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‘This is huge’: time-bending play charts the history of oil

Oil is one of the great villains of the 21st century but try living a day without it. You can avoid driving, sure, but banish oil from your life and you’ll be without toothpaste, bank cards, garbage bags and aspirin. You’ll probably have to go barefoot, and you’ll definitely have to avoid crossing asphalt. You can forget about your phone, of course.

Oil is so present in our lives that it’s easy to forget how recently it entered them. It was only in the latter half of the 1800s that we found any use for the stuff, yet its history since has defined the course of the modern era. A new production at Red Stitch Actors Theatre attempts to chart this history through the story of a mother and daughter whose fortunes are inextricably bound to the rise and demise of the black gold.

‘‘Petrol and oil are so central to our lives,’’ says director Ella Caldwell. “The commodities and the comfort that we have are entirely dependent on oil. Everything. We don’t really reflect on that. Until I started working on the play I had nowhere near the amount of knowledge about just how dependent we are. I don’t know if I could get through an hour of the day the way I function normally without oil.’’

Playwright Ella Hickson has created a contemporary Lear in her central female character. Credit:Getty Images

When it premiered in London, British playwright Ella Hickson’s Oil was a sensation. It’s an epic spanning more than 160 years, leaping from Cornwall to present-day Iraq and decades into the future, tackling geopolitical upheavals through the most personal of stories. It also features a heroine who presents one of the most demanding and rewarding roles of this century.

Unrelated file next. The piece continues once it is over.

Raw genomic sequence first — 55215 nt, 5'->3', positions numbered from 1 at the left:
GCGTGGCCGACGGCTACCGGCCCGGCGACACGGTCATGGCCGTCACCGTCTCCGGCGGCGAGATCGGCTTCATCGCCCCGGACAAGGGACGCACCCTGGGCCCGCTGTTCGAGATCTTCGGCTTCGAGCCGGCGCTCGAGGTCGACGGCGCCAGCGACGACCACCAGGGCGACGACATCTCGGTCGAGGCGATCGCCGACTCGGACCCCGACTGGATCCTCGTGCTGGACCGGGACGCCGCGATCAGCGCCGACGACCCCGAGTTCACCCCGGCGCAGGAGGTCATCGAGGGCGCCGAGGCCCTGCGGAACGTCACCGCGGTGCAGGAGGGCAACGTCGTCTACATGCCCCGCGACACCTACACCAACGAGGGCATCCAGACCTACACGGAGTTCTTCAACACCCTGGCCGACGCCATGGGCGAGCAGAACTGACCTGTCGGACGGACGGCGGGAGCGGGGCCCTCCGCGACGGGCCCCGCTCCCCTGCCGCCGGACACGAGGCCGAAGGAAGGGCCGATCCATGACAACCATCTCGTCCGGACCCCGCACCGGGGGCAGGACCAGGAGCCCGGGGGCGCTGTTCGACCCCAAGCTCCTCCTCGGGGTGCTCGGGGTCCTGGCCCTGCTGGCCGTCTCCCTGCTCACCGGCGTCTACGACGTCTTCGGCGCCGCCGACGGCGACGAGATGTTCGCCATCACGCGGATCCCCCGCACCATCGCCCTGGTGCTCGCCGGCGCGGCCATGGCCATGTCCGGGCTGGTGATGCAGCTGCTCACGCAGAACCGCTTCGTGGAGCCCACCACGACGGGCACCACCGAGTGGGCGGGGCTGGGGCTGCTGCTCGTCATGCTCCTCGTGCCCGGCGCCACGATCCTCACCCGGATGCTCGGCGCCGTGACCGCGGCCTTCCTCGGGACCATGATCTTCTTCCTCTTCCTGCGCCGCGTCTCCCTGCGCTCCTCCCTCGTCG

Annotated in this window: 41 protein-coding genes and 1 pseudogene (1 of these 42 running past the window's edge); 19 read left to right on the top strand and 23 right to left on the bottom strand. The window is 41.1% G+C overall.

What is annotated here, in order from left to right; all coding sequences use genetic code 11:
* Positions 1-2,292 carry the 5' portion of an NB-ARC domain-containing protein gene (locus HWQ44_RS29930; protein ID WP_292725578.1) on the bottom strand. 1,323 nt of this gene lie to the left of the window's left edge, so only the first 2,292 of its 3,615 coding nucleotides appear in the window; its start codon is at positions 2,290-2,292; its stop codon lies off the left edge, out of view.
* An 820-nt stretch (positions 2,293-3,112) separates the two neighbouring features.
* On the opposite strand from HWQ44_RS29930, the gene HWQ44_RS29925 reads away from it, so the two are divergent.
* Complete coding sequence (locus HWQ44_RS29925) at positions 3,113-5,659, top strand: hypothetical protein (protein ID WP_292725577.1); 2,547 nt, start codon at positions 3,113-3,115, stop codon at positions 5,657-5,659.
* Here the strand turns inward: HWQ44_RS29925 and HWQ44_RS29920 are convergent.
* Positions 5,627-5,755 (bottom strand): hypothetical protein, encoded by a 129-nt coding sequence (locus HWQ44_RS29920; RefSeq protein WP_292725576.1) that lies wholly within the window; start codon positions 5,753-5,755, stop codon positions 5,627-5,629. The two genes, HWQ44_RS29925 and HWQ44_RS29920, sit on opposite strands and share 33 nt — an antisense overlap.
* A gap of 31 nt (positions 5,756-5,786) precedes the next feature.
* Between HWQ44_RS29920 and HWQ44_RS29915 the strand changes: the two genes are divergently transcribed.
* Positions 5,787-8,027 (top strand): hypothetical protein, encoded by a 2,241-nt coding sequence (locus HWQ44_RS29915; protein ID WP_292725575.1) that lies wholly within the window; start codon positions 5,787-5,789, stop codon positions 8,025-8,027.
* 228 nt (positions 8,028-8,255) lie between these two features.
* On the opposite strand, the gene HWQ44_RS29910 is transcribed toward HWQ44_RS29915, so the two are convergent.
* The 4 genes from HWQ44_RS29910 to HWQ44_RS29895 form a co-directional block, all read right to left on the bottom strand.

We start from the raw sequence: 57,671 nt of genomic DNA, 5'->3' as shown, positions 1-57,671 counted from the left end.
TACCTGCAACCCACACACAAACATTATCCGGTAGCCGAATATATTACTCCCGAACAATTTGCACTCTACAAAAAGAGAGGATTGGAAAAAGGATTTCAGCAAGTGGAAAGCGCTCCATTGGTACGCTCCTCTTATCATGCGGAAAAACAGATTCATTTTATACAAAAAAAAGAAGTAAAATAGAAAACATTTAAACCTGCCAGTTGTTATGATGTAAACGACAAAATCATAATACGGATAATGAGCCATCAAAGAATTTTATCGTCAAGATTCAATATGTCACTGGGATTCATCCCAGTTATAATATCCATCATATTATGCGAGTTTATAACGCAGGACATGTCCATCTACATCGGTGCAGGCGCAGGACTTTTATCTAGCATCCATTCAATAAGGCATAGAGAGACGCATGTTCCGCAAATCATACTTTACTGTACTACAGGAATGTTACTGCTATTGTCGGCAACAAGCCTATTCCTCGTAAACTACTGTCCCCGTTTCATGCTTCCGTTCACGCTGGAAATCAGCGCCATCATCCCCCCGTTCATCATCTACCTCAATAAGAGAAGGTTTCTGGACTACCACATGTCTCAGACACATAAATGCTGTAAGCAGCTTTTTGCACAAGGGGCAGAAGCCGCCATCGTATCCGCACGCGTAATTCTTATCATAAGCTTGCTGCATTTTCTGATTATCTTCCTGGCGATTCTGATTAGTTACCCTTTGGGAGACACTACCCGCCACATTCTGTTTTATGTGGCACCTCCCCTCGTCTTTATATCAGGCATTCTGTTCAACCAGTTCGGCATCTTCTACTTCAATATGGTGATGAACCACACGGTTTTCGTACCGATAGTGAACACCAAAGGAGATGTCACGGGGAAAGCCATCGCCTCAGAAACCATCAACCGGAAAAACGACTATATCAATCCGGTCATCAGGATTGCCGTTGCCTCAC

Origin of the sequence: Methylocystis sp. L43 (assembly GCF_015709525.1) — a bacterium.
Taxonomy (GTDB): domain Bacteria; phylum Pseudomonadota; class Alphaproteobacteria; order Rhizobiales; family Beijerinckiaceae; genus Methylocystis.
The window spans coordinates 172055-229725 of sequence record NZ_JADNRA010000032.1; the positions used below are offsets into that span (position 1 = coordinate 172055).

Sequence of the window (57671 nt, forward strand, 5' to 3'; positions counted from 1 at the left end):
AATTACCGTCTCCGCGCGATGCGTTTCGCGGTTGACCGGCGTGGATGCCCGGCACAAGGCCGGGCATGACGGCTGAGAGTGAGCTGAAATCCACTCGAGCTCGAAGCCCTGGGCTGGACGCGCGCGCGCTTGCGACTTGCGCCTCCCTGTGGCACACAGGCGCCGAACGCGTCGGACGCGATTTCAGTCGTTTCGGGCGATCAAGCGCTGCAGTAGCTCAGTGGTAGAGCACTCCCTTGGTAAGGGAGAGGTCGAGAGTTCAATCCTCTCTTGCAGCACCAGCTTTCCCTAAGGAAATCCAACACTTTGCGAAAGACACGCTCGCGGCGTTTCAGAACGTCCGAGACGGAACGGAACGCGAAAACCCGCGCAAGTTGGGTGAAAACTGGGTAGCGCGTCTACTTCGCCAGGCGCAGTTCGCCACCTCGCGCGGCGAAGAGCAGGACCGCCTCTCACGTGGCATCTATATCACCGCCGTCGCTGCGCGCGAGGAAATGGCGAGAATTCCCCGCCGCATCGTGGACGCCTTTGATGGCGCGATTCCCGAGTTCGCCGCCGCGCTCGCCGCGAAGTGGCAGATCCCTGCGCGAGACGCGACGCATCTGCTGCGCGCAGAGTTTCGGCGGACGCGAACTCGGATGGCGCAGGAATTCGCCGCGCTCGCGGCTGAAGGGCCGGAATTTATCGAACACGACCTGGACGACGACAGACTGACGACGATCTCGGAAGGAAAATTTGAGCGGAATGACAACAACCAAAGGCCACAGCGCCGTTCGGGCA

We first meet May in pre-industrial Cornwall, pregnant and married into a family as hard as the conditions they face. With only candles for light and fire for cooking, life before oil is brutal, freezing, racked by hunger and cloaked in darkness.

As the use of oil spreads, however, we meet May again at pivotal moments in its voyage. She’s on the ground when the British empire takes on the Middle East at the start of the 20th century, and running her own petroleum company as we hit peak oil in the 1970s. When we find her today, her relationship with oil is as fraught as our own and 30 years from now we see her world has transformed once more in fascinating and provocative ways.

If the chronology sounds out of whack, yes, May lives for more than a century and a half without ageing. Her daughter Amy does, too, while other characters echo those of different eras in the play, or even seem to reincarnate them. It’s a device that has drawn comparisons to Virginia Woolf’s Orlando and David Mitchell’s Cloud Atlas, but here it allows Hickson a canvas bigger than any one lifetime while centring on very recognisable relationships.

I had to do it. It’s the role of a lifetime.

The scope of the play focuses on five distinct periods from our past and future, presenting a great challenge for anyone staging it. ‘‘It’s five worlds that we’re exploring,’’ Caldwell says. ‘‘So that takes a huge amount of in-depth research and building of each world, almost as if they were five whole different plays to explore.’’